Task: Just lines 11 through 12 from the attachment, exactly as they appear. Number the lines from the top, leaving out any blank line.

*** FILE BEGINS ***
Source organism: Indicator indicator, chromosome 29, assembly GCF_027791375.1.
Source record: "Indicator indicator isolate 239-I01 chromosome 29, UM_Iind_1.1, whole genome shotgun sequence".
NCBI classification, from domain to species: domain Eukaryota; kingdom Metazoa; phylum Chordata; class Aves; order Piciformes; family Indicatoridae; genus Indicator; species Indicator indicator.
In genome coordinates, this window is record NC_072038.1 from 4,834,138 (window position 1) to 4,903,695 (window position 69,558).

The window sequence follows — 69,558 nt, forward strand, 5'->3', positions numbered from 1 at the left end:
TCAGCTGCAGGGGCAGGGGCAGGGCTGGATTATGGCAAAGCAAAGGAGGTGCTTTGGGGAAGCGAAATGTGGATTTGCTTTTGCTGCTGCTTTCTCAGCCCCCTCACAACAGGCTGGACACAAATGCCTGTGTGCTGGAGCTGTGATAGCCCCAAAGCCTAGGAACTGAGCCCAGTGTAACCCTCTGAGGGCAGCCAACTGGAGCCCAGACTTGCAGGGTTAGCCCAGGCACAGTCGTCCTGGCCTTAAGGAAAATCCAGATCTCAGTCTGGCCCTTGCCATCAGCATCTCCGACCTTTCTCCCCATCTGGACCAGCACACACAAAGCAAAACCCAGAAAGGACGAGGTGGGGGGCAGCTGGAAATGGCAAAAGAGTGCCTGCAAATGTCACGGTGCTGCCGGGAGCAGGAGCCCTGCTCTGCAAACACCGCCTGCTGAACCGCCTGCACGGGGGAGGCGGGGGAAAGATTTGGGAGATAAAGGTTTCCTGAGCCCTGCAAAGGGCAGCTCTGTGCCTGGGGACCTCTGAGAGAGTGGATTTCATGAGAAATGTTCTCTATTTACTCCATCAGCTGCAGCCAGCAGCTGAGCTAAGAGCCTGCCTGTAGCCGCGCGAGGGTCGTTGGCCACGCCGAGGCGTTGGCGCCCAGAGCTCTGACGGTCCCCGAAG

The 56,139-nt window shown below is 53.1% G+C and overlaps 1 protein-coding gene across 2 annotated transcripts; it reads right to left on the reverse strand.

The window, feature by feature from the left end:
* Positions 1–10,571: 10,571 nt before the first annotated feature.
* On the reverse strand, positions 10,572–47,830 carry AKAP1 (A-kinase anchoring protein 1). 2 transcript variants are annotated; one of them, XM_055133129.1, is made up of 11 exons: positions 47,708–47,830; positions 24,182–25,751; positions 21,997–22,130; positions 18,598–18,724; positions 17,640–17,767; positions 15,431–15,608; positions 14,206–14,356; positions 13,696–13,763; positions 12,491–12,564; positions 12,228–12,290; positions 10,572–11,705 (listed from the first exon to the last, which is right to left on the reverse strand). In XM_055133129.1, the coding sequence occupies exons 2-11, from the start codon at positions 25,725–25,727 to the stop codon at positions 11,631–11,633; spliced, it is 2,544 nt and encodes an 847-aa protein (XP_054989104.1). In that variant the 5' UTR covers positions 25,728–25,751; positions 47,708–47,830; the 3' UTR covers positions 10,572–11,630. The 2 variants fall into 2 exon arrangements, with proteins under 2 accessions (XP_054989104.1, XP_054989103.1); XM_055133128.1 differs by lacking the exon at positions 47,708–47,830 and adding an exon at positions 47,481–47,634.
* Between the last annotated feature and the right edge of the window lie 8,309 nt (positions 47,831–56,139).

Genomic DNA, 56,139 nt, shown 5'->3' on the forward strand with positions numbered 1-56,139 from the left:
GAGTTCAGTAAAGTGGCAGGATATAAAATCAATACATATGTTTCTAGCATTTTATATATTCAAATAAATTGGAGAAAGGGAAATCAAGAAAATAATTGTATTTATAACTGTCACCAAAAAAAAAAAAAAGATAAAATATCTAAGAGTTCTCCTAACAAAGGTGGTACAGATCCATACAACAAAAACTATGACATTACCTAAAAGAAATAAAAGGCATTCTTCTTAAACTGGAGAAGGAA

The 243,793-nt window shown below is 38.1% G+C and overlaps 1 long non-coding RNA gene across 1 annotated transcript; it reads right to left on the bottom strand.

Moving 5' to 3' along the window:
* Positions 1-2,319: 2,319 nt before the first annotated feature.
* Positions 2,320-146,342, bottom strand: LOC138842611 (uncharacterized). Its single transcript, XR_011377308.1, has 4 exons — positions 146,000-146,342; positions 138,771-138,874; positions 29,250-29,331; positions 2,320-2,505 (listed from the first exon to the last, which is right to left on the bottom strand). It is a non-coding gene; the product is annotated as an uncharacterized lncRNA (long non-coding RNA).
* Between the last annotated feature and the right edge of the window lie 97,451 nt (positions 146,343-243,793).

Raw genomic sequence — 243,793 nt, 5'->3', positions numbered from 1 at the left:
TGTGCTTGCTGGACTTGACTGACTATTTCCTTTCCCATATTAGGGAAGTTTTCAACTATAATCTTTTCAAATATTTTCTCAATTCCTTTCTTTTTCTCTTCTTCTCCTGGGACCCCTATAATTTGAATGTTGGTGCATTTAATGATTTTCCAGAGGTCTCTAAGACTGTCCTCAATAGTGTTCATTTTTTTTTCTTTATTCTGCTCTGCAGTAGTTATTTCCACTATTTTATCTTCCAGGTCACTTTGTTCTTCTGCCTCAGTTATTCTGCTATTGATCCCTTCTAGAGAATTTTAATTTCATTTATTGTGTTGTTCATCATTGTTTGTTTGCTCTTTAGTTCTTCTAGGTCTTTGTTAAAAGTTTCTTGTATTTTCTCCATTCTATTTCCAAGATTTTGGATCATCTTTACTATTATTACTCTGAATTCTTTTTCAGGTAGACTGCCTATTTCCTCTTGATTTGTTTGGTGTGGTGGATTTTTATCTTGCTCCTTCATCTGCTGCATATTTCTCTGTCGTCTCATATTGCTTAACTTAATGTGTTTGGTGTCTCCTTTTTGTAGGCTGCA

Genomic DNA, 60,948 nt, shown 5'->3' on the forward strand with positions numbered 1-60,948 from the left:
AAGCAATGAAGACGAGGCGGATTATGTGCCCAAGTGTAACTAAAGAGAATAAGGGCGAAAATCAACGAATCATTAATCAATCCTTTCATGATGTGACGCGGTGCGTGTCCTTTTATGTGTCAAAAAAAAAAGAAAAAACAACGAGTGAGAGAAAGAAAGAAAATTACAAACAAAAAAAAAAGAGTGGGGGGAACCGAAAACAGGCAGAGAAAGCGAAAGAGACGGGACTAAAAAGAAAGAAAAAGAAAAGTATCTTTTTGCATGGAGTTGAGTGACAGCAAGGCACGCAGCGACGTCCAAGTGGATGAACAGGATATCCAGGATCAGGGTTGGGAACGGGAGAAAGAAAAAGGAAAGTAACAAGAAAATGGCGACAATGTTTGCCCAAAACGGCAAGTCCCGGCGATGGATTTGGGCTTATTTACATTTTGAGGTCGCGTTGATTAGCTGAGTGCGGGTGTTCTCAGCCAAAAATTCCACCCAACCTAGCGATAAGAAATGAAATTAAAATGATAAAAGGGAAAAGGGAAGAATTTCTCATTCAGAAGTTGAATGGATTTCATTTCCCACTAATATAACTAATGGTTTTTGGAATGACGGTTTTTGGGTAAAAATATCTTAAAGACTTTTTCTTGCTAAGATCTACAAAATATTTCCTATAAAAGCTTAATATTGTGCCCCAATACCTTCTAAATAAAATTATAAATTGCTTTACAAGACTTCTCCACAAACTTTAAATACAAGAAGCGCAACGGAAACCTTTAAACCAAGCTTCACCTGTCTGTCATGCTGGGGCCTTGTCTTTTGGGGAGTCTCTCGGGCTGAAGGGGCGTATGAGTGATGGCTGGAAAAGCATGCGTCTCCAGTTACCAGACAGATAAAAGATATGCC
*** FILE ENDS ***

* Between the last annotated feature and the right edge of the window lie 8,309 nt (positions 47,831–56,139).

Genomic DNA, 56,139 nt, shown 5'->3' on the forward strand with positions numbered 1-56,139 from the left: